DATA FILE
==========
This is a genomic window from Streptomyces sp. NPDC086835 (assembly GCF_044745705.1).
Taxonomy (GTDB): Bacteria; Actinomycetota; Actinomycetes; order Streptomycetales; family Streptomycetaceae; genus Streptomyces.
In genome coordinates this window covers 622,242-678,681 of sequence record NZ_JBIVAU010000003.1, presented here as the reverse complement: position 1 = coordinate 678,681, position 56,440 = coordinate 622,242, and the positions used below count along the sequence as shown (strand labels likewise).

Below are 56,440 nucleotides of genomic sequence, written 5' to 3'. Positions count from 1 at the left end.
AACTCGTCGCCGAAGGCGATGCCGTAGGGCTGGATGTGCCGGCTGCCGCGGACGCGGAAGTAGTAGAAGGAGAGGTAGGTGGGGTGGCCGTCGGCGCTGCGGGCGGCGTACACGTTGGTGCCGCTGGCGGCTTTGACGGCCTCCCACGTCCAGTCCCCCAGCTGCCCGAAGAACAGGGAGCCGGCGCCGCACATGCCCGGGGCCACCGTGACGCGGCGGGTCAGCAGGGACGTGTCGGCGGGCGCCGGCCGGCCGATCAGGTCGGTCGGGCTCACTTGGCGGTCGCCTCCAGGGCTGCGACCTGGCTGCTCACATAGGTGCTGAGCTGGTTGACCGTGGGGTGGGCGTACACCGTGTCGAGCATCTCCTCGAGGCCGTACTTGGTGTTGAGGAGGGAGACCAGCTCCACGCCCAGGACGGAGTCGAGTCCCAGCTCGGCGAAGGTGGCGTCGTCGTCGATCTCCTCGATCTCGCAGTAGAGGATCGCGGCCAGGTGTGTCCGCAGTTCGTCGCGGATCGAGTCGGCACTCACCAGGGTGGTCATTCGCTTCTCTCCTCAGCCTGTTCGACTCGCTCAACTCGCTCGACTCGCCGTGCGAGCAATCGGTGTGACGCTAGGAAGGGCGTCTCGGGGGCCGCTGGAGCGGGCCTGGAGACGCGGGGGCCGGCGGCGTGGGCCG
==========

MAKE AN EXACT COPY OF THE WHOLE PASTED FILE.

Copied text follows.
This is a genomic window from Streptomyces sp. NPDC086835 (assembly GCF_044745705.1).
Taxonomy (GTDB): Bacteria; Actinomycetota; Actinomycetes; order Streptomycetales; family Streptomycetaceae; genus Streptomyces.
In genome coordinates this window covers 622,242-678,681 of sequence record NZ_JBIVAU010000003.1, presented here as the reverse complement: position 1 = coordinate 678,681, position 56,440 = coordinate 622,242, and the positions used below count along the sequence as shown (strand labels likewise).

Below are 56,440 nucleotides of genomic sequence, written 5' to 3'. Positions count from 1 at the left end.
AACTCGTCGCCGAAGGCGATGCCGTAGGGCTGGATGTGCCGGCTGCCGCGGACGCGGAAGTAGTAGAAGGAGAGGTAGGTGGGGTGGCCGTCGGCGCTGCGGGCGGCGTACACGTTGGTGCCGCTGGCGGCTTTGACGGCCTCCCACGTCCAGTCCCCCAGCTGCCCGAAGAACAGGGAGCCGGCGCCGCACATGCCCGGGGCCACCGTGACGCGGCGGGTCAGCAGGGACGTGTCGGCGGGCGCCGGCCGGCCGATCAGGTCGGTCGGGCTCACTTGGCGGTCGCCTCCAGGGCTGCGACCTGGCTGCTCACATAGGTGCTGAGCTGGTTGACCGTGGGGTGGGCGTACACCGTGTCGAGCATCTCCTCGAGGCCGTACTTGGTGTTGAGGAGGGAGACCAGCTCCACGCCCAGGACGGAGTCGAGTCCCAGCTCGGCGAAGGTGGCGTCGTCGTCGATCTCCTCGATCTCGCAGTAGAGGATCGCGGCCAGGTGTGTCCGCAGTTCGTCGCGGATCGAGTCGGCACTCACCAGGGTGGTCATTCGCTTCTCTCCTCAGCCTGTTCGACTCGCTCAACTCGCTCGACTCGCCGTGCGAGCAATCGGTGTGACGCTAGGAAGGGCGTCTCGGGGGCCGCTGGAGCGGGCCTGGAGACGCGGGGGCCGGCGGCGTGGGCCG